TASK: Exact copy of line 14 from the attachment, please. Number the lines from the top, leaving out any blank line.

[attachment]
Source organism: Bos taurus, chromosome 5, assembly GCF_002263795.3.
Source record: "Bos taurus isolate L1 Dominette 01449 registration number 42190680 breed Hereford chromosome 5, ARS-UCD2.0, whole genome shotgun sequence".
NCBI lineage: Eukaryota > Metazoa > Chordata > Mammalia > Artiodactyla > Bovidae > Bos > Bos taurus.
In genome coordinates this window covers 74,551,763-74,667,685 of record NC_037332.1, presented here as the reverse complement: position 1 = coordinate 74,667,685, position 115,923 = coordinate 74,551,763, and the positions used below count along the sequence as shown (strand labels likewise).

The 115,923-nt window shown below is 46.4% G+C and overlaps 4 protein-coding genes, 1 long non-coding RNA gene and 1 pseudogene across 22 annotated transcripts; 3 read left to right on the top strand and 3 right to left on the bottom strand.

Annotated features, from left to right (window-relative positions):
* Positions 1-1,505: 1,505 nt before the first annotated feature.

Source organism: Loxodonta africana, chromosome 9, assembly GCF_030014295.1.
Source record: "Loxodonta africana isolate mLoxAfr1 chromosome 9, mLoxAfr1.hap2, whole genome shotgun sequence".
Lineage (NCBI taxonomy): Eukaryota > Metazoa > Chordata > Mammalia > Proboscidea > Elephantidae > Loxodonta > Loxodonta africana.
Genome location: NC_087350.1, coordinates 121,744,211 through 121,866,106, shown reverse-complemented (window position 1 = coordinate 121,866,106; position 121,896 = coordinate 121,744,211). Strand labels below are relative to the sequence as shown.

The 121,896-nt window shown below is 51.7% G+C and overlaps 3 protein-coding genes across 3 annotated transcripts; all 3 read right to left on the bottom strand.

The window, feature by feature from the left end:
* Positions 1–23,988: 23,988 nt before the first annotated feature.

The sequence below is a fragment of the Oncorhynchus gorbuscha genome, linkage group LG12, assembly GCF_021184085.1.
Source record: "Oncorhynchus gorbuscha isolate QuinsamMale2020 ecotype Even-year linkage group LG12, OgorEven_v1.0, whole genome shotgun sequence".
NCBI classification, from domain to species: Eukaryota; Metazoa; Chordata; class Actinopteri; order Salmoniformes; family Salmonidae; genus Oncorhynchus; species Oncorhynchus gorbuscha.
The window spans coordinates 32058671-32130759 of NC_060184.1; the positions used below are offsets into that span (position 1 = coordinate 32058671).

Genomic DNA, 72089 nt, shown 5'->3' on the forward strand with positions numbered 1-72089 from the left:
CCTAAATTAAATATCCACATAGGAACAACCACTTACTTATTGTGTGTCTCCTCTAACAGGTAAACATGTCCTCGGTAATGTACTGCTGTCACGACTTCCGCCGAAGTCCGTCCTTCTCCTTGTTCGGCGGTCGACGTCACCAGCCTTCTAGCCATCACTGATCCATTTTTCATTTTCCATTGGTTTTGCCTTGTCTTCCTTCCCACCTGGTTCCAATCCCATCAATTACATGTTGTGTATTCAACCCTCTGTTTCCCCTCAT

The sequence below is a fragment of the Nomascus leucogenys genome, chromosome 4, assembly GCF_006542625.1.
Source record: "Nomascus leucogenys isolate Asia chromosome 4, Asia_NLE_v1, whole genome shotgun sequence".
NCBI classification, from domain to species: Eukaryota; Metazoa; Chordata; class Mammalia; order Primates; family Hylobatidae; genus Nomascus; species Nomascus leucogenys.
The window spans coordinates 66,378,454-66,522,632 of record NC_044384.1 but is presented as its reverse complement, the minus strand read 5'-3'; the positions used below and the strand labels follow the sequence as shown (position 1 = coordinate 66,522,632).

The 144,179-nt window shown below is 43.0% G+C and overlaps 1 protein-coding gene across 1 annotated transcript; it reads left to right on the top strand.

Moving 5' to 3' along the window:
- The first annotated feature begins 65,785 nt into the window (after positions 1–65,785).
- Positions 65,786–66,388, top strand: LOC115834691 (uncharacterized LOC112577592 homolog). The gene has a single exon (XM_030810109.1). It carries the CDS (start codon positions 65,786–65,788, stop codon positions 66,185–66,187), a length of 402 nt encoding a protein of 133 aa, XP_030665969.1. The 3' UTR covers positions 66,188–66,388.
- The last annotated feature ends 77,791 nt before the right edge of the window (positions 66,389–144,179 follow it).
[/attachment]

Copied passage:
* Positions 1–23,988: 23,988 nt before the first annotated feature.